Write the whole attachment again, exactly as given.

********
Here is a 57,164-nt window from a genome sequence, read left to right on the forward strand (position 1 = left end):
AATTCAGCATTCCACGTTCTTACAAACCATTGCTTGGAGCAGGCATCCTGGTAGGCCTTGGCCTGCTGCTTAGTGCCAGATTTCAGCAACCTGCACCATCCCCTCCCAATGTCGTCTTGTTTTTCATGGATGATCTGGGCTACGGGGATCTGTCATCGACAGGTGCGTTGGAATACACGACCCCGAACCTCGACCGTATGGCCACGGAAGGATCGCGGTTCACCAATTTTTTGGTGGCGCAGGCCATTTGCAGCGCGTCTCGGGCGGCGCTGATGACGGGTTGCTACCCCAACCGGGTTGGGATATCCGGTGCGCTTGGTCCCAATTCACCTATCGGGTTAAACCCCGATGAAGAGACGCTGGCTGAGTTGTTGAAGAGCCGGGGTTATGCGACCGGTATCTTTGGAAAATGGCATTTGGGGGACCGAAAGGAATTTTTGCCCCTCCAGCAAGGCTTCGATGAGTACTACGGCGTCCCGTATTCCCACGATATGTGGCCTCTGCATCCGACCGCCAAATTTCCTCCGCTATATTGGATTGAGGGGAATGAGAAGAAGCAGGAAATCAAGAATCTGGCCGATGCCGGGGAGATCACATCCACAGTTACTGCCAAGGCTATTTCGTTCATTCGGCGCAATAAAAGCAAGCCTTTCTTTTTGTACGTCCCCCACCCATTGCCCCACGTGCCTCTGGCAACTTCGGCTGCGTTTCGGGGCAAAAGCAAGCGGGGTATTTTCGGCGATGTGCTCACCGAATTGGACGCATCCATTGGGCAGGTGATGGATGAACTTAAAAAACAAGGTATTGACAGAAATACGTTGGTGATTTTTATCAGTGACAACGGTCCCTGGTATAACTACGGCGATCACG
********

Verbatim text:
Here is a 57,164-nt window from a genome sequence, read left to right on the forward strand (position 1 = left end):
AATTCAGCATTCCACGTTCTTACAAACCATTGCTTGGAGCAGGCATCCTGGTAGGCCTTGGCCTGCTGCTTAGTGCCAGATTTCAGCAACCTGCACCATCCCCTCCCAATGTCGTCTTGTTTTTCATGGATGATCTGGGCTACGGGGATCTGTCATCGACAGGTGCGTTGGAATACACGACCCCGAACCTCGACCGTATGGCCACGGAAGGATCGCGGTTCACCAATTTTTTGGTGGCGCAGGCCATTTGCAGCGCGTCTCGGGCGGCGCTGATGACGGGTTGCTACCCCAACCGGGTTGGGATATCCGGTGCGCTTGGTCCCAATTCACCTATCGGGTTAAACCCCGATGAAGAGACGCTGGCTGAGTTGTTGAAGAGCCGGGGTTATGCGACCGGTATCTTTGGAAAATGGCATTTGGGGGACCGAAAGGAATTTTTGCCCCTCCAGCAAGGCTTCGATGAGTACTACGGCGTCCCGTATTCCCACGATATGTGGCCTCTGCATCCGACCGCCAAATTTCCTCCGCTATATTGGATTGAGGGGAATGAGAAGAAGCAGGAAATCAAGAATCTGGCCGATGCCGGGGAGATCACATCCACAGTTACTGCCAAGGCTATTTCGTTCATTCGGCGCAATAAAAGCAAGCCTTTCTTTTTGTACGTCCCCCACCCATTGCCCCACGTGCCTCTGGCAACTTCGGCTGCGTTTCGGGGCAAAAGCAAGCGGGGTATTTTCGGCGATGTGCTCACCGAATTGGACGCATCCATTGGGCAGGTGATGGATGAACTTAAAAAACAAGGTATTGACAGAAATACGTTGGTGATTTTTATCAGTGACAACGGTCCCTGGTATAACTACGGCGATCACG